July 27      

Today's quotation:

Compassion is not a relationship between the healer and the wounded.  It’s a relationship between equals.  Only when we know our own darkness well can we be present with the darkness of others.  Compassion becomes real when we recognize our shared humanity.

Pema Chödrön

Today's Meditation:

Sometimes we approach the idea of being compassionate with others as somehow coming from a position of superiority.  It's easy to do when things are going well for us and when we see someone else who's going through troubles.  But this approach denies the truth of the situation-- that virtually everyone deserves our compassion simply because they're human beings going through trials that are very difficult for them, just as we are.

"Our shared humanity" is a good way of putting it.  We all are here as human beings, doing our best to make it through life as well as we can.  Many people hurt us, try our patience, make us angry, offend us, or treat us poorly, but are these people less deserving somehow of our compassion?  Or are they people who are even more deserving of compassion because they're not able to deal with the adversity in their lives as well as others, and who feel so insecure about themselves that they need to lash out at or harm others?

I would like to consider myself to be a compassionate person, but I sometimes find myself being judgmental-- sometimes harshly-- rather than compassionate.  And that's a shame because it limits me rather than affecting those I judge.  My compassion can be helpful to myself and others, yet if I don't practice it and show it, it's like a ten-dollar bill that's locked away in a drawer:  it certainly can't help to feed and nourish me if I don't take it out and share it.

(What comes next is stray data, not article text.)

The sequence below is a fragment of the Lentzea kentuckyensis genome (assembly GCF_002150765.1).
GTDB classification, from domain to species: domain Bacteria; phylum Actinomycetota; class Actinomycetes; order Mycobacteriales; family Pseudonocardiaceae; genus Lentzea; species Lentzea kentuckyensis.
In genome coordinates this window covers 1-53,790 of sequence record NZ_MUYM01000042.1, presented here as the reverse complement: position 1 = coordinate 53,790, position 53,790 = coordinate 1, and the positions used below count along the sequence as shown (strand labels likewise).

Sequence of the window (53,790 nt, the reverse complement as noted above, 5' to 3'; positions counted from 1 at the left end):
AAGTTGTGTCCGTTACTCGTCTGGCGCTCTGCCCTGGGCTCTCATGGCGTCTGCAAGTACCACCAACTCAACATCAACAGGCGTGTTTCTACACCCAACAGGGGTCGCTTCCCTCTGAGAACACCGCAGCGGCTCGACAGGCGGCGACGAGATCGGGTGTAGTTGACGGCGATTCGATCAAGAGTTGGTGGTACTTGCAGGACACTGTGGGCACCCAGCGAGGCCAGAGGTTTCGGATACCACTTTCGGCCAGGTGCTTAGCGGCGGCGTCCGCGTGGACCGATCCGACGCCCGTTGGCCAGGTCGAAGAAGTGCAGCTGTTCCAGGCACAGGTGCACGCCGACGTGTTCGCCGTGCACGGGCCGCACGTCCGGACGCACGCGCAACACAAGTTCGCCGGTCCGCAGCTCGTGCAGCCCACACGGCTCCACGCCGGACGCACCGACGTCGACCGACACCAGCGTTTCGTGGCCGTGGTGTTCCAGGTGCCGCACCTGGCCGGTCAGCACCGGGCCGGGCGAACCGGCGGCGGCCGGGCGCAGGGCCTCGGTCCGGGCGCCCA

All people deserve our compassion to some extent or another.  We're able to feel and share that compassion when we realize that we, too, have many of the issues that others have, and that we, too, are fully deserving of our own compassion.  When we share compassion with ourselves and others, we're adding to the healing of the world instead of the harm; to the positive energy of the world instead of the negative.

Questions to consider:

Why is it so difficult sometimes to show compassion to others?

What does "our shared humanity" mean to you?

Why is it often so hard for us to recognize and appreciate the problems that others are facing?

For further thought:

Compassion for the other comes out of our ability to accept ourselves.  Until we realize both our own weaknesses and our own privileges, we can never tolerate lack of status and depth of weakness in the other.

Joan Chittister

more on compassion



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